The first ever full medical marijuana legalization bill introduced to the Utah state Senate has been passed by the Senate Judiciary Committee with a 3 to 2 vote. SB 259 will now move on to the full Senate for a vote.
Republican Sen. Mark Madsen (photo below), the chief sponsor of this legislation, admits to having used marijuana medicinally to treat back pain while vacationing in Colorado recently. After eating marijuana edibles, Madsen reported,
“I’ve had a very strong emotional knee-jerk type of reaction from a lot of folks. I think we need to push past that emotion and push past much of the propaganda that’s been promulgated for a number of years.”
“Reefer Madness’ is neither medical research nor public policy, it’s propaganda, and we can’t be basing our policy on propaganda.”
The definition of marijuana in the bill verbiage excludes the use of any method of administration that results in combustion, meaning that it would not be legal for patients to smoke marijuana. Vaporizing cannabis and concentrated oil extractions would however be permitted. Consuming marijuana edibles would also be legalized under SB 259.
If approved, Sb 259 would establish a system for regulating a restricted number of marijuana cultivators, producers and retailers. The licensing process would be regulated by the state Division of Occupational and Professional Licensing. Businesses would be required to register with the Utah Tax Commission.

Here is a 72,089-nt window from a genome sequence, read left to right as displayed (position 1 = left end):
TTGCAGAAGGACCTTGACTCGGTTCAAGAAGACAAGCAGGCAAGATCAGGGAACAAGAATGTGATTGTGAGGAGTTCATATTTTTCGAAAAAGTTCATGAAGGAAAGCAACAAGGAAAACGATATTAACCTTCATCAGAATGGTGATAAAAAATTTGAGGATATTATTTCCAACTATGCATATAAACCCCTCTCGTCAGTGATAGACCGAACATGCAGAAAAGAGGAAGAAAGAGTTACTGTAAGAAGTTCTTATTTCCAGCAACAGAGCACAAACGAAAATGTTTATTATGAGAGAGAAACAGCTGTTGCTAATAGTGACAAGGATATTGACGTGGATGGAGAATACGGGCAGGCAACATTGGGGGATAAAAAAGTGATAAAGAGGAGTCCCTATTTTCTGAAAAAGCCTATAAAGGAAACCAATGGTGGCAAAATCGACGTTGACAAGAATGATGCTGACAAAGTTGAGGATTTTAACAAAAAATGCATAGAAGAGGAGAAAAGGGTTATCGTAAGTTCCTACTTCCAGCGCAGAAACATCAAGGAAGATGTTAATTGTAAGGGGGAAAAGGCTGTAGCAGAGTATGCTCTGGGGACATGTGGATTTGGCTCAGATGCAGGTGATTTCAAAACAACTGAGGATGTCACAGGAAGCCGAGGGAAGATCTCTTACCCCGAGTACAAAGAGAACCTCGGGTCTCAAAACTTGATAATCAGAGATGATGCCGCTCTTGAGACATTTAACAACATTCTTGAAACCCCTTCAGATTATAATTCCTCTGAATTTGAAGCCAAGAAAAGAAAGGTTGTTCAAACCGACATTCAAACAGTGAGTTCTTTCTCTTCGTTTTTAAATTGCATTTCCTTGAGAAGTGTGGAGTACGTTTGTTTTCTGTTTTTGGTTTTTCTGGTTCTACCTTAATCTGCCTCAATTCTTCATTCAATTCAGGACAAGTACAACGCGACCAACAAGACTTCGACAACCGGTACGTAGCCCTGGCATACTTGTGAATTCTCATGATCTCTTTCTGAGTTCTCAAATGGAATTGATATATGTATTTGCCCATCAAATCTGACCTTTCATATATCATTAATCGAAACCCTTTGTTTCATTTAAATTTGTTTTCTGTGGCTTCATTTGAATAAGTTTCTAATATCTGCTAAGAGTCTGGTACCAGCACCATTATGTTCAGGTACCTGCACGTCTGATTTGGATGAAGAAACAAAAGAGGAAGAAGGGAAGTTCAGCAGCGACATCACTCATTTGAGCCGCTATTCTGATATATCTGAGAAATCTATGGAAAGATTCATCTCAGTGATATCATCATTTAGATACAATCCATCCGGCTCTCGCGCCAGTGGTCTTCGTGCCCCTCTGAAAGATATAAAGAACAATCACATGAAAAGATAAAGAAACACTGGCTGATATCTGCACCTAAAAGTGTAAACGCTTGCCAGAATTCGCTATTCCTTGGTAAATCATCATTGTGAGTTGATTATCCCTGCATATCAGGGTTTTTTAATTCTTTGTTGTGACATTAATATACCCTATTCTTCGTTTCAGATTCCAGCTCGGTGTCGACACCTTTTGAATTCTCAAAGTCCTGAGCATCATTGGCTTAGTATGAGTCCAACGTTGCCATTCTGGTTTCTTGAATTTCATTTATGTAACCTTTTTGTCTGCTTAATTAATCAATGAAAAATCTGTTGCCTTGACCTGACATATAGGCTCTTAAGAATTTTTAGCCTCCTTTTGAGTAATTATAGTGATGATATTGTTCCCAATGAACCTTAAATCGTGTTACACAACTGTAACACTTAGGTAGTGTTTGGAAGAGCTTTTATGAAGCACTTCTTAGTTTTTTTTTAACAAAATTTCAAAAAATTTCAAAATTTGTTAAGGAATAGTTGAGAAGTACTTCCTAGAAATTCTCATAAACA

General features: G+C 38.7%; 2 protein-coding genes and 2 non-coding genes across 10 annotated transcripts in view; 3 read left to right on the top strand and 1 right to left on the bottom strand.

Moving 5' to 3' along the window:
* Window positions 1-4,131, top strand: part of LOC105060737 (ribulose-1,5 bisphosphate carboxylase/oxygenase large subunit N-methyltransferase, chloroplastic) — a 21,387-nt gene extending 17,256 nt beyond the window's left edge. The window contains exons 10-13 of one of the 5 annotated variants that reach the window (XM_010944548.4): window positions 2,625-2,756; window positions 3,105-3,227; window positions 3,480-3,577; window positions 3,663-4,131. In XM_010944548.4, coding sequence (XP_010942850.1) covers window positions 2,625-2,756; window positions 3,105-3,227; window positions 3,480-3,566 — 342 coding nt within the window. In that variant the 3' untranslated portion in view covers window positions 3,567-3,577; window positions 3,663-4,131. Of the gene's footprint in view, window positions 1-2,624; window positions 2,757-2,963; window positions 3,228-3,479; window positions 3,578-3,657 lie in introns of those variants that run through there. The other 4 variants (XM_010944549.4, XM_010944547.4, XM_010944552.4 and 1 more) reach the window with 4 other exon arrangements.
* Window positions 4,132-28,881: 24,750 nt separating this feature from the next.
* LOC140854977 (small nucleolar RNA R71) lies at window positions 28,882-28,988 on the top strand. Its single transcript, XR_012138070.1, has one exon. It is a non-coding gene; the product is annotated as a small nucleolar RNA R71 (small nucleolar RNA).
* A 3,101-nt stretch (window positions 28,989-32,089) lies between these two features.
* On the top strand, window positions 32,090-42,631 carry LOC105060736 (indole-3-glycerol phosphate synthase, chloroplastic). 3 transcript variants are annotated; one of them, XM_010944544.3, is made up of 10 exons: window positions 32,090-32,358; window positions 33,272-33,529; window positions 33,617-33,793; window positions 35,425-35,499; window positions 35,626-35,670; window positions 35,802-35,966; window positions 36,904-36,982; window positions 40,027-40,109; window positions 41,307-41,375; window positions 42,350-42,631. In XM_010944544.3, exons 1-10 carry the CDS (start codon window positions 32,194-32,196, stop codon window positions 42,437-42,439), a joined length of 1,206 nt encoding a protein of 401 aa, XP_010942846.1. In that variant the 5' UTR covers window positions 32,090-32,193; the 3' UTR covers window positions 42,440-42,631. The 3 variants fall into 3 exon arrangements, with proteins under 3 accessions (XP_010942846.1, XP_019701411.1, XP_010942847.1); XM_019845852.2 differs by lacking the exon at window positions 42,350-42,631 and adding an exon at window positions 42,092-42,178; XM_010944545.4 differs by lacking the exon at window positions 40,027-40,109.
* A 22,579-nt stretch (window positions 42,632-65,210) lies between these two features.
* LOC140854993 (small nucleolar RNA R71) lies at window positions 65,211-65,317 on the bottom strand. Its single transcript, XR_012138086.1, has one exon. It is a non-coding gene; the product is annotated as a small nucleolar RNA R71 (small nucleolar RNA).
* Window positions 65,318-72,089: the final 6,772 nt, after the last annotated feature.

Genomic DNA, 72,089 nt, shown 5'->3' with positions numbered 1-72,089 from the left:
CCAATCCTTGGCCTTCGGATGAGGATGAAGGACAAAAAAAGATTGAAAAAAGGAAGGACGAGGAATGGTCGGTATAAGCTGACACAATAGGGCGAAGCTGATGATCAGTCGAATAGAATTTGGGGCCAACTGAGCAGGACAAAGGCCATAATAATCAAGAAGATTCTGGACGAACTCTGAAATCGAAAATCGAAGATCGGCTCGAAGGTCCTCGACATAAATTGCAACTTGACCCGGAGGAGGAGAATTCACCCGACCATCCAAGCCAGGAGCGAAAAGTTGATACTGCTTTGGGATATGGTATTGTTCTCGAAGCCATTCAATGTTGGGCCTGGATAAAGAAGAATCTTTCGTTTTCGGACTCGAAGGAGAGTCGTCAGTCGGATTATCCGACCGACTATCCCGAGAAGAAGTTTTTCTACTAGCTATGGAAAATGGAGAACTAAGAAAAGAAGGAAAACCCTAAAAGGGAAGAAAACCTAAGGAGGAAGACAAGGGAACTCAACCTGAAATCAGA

Each sales transaction that takes place in a medical marijuana retail dispensary would result in $0.25 paid to the state tax commission. All cannabis products sold at dispensaries would have to be lab tested, and the cannabinoid profile must be clearly labeled on the package.
It would cost businesses $5,000 to apply for a grower or dispensary license, and only one facility would be permitted to operate for every 200,000 residents per county. This means that Salt Lake would be able to issue up to 5 licenses.
In order to register for the medical marijuana program, patients would first be required to obtain a licensed physician’s recommendation for use. Only patients suffering from one of the qualifying conditions would be eligible, and registration would cost $25.
The list of qualifying conditions that would allow a patient to apply to the medical marijuana program include:
- Amyotrophic lateral sclerosis
- Alzheimer’s disease
- Post traumatic stress disorder (PTSD)
Also included in the list of qualifications are the following symptoms that can occur as a result of a treatment for a medical condition:
- Persistent muscle spasms (includes multiple sclerosis)
- Seizures (includes epilepsy)
- Severe nausea
- Severe pain
The use of the non-psychoactive cannabinoid, cannabidiol (CBD), in the form of oil was legalized in Utah in March 2014, when Gov. Gary Herbert signed HB 105. HB 105 is very restrictive, only allowing patients suffering from intractable epilepsy to legally possess the concentrated oil. It does not establish a way for patients to have safe and reliable access to the medicine.
The medical marijuana bill approved by the senate committee Thursday is the first expanded piece of legislation introduced. Sen. Madsen has high hopes for the Senate vote, but it will face opposition. Even if the bill is not passed this year, it will encourage lawmakers and voters, alike, to discuss the full spectrum of pros and cons that come with legalization.